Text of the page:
A) Dose response of primary AML cells and MOLM14 AML cell line (left panel) to E in culture medium containing 2% FBS and response to 5 μM E at the increasing concentration of serum in culture medium (2–10%) (right panel). Graphs represent cell counts at Day 4 for primary AML sample and Day 2 for MOLM 14 cells. Total number of viable cells in treated samples is presented as a % of total number of viable cells in control samples (untreated cells). Data are presented as an average of 3 independent experiments with a standard error of the mean (SEM). B) Time course of the response to 5 μM E in representative primary AML sample and MOLM14 cell line in 2% serum. C) Summary of the E’s effect on human primary AML cells n = 9 compared to peripheral blood mononuclear cells (PB-MNCs) from normal donors (ND) n = 3 (left panel) and AML cell lines n = 4 (right panel). Graphs demonstrate decrease in a total cell number after exposure to 5 μM E at 2% serum, presented as a percent of control at day 2 for cell lines and day 4 for primary cells.
Subsequent kinetic studies with MOLM14 cells under these conditions showed that measureable cell death occurred within 24 hours of addition of 5 μM E (Fig 2A), suggesting a rapid induction of apoptotic pathways. As can be seen in Fig 2B (top), E-induced activation of caspase 9 by 2 hours after addition of E, and subsequent activation of caspase 8 (Fig 2B bottom) 3 and 7 (data not shown) and PARP by 6 hours (Fig 2C). E activated caspase 9 and PARP also in two other AML cell lines (MV4-11 and KG1a) and primary AML sample (Fig 2E). Activation of apoptotic pathway was confirmed by AnnexinV/PI staining. Differences between control and E treated cells were detectable after 12h (Fig 2D). Further, the cell cycle analysis by BrdU/7AAD staining showed decrease in S-phase of cell cycle as early as 1 hour after exposure to E and complete disappearance of cells in S-phase by 4 hours. At this time point most of the cells were accumulating at G1/G0 phase (Fig 3). No changes in BrdU/7AAD staining were observed between control and E treated cells in the presence of 10% serum (data not shown), which is consistent with the observation, that serum blocks cytotoxicity of E. Within 6 hours we also observed increased expression of stress response related genes including: DITT3, GADD45A, GADD45G, REDD1 and ATF3 (Fig 4). Because such rapid induction of cell death is seen in the cases of bioenergetic/redox/metabolic catastrophe such as mitochondrial depolarization or an effect on reactive oxygen species, we next examined the effect of E treatment on mitochondria and ROS.
A) Graph represents time-course response of MOLM14 cells to E presented as an average of total number of viable cells from 3 independent experiments and SEM. B) Representative blots of Western blot analysis of activation of the apoptotic pathway at early time points (2–6 hours). Top panel—activation of Caspase 9, bottom panel—activation of Caspase 8. β- actin was used as a loading control. Positive CTR – cells incubated with etoposide 25 μM for 5 h. C) Western blot analysis of the activation of PARP protein. D) Representative flow cytometry plots of Annexin V and Propidium iodide staining of MOLM14 cells treated without or with E for 12 h. E) Western blot analysis of cleaved PARP and cleaved caspase 9 expression in additional AML cell lines MV4-11 (left panel) and KG1a (middle panel) and in primary AML cells (right panel). β-actin was used as a loading control. CTR—untreated control cells, E—cells treated with 5 μM E in the presence of 2% serum.
Cell cycle analysis of A) MOLM14 B) KG1a, and C) MV4-11 AML cells treated without or with E assessed by BrdU/7AAD staining. Gates R1-R4 represent different cell cycle phases: R1—apoptotic cells, R2—G0/G1, R3—S phase and R4—G2+M. Control (CTR)—cells cultured in medium only, E- cells cultured in the presence of E (5 μM).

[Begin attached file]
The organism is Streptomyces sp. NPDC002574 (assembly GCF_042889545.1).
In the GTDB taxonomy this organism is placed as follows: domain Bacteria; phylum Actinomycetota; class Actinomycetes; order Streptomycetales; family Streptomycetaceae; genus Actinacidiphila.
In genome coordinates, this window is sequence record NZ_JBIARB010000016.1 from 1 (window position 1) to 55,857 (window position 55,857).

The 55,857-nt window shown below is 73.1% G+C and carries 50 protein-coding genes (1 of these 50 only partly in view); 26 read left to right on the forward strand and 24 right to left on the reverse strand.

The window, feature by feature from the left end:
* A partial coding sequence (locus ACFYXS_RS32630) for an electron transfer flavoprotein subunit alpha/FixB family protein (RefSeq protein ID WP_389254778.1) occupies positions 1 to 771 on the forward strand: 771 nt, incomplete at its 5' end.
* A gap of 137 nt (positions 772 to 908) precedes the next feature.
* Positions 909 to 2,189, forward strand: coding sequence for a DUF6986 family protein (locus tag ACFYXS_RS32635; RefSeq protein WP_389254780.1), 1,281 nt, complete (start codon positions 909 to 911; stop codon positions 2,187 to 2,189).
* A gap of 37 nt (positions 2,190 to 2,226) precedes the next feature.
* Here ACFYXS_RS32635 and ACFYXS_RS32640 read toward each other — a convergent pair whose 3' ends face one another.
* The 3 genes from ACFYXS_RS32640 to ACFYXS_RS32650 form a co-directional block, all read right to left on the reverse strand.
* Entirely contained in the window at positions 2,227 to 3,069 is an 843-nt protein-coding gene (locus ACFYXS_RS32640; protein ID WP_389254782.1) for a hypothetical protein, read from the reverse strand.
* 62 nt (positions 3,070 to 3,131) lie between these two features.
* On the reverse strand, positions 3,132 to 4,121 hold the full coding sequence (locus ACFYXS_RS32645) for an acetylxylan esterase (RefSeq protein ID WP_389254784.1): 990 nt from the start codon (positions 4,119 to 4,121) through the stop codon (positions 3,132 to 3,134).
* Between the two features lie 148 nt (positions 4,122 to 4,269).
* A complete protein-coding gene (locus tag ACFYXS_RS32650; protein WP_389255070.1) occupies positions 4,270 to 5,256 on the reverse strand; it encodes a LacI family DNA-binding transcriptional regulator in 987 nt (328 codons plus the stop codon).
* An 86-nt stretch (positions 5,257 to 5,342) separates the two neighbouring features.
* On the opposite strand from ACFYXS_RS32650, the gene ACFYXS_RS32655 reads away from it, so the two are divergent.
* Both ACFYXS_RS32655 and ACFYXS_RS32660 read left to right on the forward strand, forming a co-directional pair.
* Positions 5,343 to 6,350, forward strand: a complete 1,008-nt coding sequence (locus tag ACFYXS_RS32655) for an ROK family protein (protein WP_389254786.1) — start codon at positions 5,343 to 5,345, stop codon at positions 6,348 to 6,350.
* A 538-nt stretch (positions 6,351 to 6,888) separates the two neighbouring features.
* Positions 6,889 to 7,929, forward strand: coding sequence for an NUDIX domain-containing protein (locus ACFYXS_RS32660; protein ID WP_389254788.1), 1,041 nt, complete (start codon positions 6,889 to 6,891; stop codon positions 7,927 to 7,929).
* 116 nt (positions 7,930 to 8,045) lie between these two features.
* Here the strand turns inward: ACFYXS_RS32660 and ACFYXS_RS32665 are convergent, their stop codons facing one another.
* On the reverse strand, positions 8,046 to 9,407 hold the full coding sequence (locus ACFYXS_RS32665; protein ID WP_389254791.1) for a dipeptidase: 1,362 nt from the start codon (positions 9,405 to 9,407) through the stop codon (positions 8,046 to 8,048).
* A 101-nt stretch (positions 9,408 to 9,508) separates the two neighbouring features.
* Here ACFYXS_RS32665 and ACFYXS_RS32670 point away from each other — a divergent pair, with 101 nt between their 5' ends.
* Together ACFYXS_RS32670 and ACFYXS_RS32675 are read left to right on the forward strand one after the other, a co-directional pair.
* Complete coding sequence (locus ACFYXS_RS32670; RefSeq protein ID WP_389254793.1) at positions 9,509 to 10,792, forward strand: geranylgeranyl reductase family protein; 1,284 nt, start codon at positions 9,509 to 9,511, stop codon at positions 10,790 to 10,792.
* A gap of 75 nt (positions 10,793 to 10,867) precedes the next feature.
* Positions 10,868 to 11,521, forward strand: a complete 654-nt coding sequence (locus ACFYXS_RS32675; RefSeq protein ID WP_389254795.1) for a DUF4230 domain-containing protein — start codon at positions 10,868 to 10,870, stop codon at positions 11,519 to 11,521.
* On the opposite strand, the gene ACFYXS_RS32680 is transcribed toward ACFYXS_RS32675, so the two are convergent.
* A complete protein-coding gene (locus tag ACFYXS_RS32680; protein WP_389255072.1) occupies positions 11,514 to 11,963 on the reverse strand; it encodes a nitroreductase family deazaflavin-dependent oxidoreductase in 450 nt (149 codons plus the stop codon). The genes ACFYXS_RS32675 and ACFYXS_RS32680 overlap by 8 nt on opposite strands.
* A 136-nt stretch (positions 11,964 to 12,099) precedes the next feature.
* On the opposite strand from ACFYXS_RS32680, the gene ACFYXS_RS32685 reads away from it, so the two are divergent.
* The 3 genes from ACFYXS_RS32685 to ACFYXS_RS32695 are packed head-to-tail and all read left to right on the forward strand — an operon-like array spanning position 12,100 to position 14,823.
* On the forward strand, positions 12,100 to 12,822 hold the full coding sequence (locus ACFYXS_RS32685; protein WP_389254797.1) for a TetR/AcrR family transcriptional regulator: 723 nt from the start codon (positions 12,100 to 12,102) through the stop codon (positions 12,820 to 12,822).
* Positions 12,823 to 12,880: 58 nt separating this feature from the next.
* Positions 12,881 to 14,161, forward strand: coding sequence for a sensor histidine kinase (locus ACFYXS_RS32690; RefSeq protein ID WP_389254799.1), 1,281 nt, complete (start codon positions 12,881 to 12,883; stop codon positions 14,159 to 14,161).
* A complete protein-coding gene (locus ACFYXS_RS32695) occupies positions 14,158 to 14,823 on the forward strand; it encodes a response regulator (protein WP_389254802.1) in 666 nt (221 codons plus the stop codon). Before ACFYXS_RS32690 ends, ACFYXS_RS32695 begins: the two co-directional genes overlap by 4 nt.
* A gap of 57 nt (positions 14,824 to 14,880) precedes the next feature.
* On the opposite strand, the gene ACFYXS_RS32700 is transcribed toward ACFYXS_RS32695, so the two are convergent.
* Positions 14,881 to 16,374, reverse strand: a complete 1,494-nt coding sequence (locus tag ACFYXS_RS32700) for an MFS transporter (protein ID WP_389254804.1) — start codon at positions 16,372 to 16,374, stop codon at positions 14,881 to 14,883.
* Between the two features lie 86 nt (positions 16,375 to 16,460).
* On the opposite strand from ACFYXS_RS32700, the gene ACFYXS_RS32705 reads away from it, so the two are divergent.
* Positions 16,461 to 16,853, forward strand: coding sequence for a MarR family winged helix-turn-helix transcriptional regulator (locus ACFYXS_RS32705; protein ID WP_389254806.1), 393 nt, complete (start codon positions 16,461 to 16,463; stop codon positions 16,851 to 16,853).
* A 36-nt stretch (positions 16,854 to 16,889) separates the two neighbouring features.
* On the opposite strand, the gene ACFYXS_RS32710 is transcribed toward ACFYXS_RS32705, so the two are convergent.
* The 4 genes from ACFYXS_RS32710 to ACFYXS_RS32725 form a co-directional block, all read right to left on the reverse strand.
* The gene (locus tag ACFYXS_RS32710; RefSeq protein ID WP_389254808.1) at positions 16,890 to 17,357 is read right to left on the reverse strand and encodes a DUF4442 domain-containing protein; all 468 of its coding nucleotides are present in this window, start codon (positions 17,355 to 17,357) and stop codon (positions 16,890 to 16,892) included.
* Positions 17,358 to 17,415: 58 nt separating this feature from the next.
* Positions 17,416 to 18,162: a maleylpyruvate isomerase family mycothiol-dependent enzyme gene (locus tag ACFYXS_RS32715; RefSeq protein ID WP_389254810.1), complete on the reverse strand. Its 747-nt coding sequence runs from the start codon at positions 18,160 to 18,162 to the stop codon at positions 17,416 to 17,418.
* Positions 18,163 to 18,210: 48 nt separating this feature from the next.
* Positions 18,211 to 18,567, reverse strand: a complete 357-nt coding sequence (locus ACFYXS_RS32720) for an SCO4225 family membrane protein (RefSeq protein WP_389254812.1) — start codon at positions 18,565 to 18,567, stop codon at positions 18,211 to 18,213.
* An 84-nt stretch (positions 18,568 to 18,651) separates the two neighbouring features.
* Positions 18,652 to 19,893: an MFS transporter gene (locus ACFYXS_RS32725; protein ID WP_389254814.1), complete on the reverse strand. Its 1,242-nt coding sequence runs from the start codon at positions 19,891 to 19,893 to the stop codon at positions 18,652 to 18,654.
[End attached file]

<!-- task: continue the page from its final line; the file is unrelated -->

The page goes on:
Quantitative real time PCR (Q-PCR) measurement of mRNA level expression of five stress-response related genes in untreated cells (CTR), cells treated with rhTPO (100 ng/mL) and E (5 μM) for 6h (top panels) and earlier time point 2–6 h (bottom panel). Expression level of each gene is normalized to β-actin expression and presented as a percent of expression in untreated cells.
Eltrombopag Does Not Significantly Affect Mitochondria Function and ATP Production
Given our apoptotic data, we initially sought to determine if E induces mitochondrial membrane depolarization. MOLM14 cells were incubated with E for 0.5 to 24 hours and assayed for mitochondrial membrane potential using TMRE, a cationic fluorescent dye that accumulates in energized mitochondria in response to an inside negative transmembrane potential. As seen in Fig 5A, E did not have a significant effect on TMRE accumulation in MOLM14 cells. No significant effect on mitochondrial membrane potential was further demonstrated in 3 additional AML cell lines (HL-60, MV4-11 and KG1a) and 4 primary AML samples (Fig 5B). These observations demonstrate that E does not induce depolarization of mitochondrial membrane potential but leaves open the possibility that E blocks mitochondrial electron transport.
A) Graph shows results of TMRE staining as a measurement of the mitochondria membrane potential in MOLM14 cells after exposure to E at various time points. CCCP, a known mitochondrial membrane potential disrupter was used as a control for the assay. Bars represent percent of control (untreated cells) mean fluorescence intensity (MFI) with SEM. B) Effect of E on mitochondrial membrane potential in AML cell lines (left panel) and primary AML cells (right panel) measured by a TMRE staining. C) Measurements of oxygen consumption rate in control and cells treated with E (5 μM) for 24 hours. The oxygen consumption rates are expressed as nanomoles O2 consumed/ min/ 106 cells. The differences in maximal and spare respiratory capacity (SRC) between control and E treated cells are statistically significant with p value from 3 independent experiments equal 0.04 and 0.01 respectively. D) Graph represents an ATP production in MOLM14 cells cultured with or without (CTR) E for 20 hours, then exposed either to IAA, AA+O or remained untreated. Dark gray bars (untreated) represent total ATP, black bars (IAA) represent ATP produced by mitochondria and light gray bars (AA+O) represent ATP produced during glycolysis.